In general, I think most Illinois attorneys are honest. Human nature, however, makes many people afraid of confrontation or unwilling to tell people something they don’t want to hear. These traits, and a worry about getting sued, unfortunately lead some attorneys to lie.
So I get calls all of the time that start out something like, “I know I have a great case. I’ve talked to a lot of lawyers, and they all tell me I do.” This is a telltale sign that they’ve been lied to by a lawyer.
The typical case involves someone looking for a medical malpractice lawyer in Illinois. Those are very tough cases to win and understandably, often very emotional ones for the potential client.
In the typical situation, the caller will describe the bad treatment or even negligence that may have contributed to an injury or death. There are also usually other factors like old age, underlying illnesses like diabetes, or other complicating factors. As sad as it is, in most cases if there is medical negligence on a 90-year-old, for example, a lawsuit would not likely be worth the cost.
Whatever the situation, in many cases a lawyer can tell right away that the chances of winning a case aren’t great. From their standpoint, it’s a business decision and they know right away that the risk of spending $50,000-$100,000 to win a case isn’t worth it when there are great defenses or a likelihood they won’t win.
You’d think they’d just explain this, tell you sorry, tell you that you can seek a second opinion and move on. But lawyers have somehow convinced themselves that they could get sued by telling someone they don’t have a case when it turns out they do. This is ridiculous as attorneys can offer opinions and still make clear that other people may disagree with them or tell the potential client to seek out a second opinion if they want to.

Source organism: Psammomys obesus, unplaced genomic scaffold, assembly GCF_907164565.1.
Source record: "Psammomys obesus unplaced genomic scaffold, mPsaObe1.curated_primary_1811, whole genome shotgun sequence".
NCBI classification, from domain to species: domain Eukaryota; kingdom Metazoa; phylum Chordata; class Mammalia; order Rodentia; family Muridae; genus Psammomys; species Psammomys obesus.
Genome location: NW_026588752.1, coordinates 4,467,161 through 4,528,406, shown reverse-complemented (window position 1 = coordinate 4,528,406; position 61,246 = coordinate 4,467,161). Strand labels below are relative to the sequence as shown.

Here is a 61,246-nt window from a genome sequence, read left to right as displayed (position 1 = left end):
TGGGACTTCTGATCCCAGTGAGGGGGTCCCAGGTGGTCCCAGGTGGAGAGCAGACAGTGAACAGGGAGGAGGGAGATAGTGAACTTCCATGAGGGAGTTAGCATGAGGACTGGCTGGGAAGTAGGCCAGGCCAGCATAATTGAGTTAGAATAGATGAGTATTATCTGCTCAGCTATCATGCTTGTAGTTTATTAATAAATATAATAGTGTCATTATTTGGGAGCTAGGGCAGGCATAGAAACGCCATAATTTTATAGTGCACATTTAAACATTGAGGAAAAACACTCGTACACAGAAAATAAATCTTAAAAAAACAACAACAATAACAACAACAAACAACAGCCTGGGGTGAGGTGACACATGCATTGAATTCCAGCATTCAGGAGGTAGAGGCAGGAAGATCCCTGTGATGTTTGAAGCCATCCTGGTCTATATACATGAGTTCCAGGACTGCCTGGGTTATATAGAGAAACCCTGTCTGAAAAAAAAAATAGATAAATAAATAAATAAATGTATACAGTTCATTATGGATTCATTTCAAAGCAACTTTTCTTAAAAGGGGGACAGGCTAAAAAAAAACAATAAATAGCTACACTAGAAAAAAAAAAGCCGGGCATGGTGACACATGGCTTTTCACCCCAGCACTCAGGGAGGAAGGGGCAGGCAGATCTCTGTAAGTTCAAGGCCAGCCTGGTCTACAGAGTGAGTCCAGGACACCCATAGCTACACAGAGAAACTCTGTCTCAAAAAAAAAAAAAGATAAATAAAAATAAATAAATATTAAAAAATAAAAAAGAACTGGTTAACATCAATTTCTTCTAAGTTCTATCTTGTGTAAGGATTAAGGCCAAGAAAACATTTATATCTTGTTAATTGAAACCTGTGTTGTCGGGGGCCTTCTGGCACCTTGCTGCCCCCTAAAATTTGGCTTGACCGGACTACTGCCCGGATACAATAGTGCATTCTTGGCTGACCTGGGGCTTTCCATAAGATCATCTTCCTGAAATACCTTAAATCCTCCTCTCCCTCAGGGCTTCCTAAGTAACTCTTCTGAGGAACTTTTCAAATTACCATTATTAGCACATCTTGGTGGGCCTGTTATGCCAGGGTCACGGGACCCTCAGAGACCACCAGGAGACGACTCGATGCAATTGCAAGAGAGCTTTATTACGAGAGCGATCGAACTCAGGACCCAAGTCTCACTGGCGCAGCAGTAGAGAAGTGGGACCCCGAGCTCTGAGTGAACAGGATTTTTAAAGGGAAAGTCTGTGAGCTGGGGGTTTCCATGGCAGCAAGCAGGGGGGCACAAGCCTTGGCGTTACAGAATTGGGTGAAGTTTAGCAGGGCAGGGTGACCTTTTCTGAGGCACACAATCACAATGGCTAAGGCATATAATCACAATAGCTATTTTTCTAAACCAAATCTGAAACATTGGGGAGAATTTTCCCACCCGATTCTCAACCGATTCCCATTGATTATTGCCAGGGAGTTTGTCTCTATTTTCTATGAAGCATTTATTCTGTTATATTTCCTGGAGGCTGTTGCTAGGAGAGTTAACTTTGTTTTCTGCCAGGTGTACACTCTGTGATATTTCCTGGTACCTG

Instead, they lie and say something like, “You have a great case, but I’m just too busy to take it.” Or, “It sounds like a great case, but we have a conflict because we know that doctor.” Or, “That shouldn’t have happened and you need to hold them accountable, but I can’t do it.”
These are all lies. How do I know? Because lawyers like to make money. They are business people. Nobody is too busy to take on a great case. I guarantee that if you called them back and said your loved one was killed in a trucking accident, they’d suddenly have the time to investigate that case. Even if they know a doctor or don’t think they can handle your case, they can always refer it out to a reputable firm and make a referral fee. That happens all of the time.
What it is, is lawyers looking out for themselves and not considering that most people just want to hear the truth. Most people can accept that they likely don’t have a case if you explain why. A bad result doesn’t always mean malpractice occurred. It’s always worth having a conversation about it, but an honest answer is the best one.
I don’t think these attorneys have bad intentions. I also don’t think they have proper empathy or consider how their lies will negatively impact the people who seek out their help.
The state of Illinois could easily solve this problem by granting immunity from lawsuits to attorneys who offer their opinion. They could still be sued for missed statute of limitations or other acts of negligence.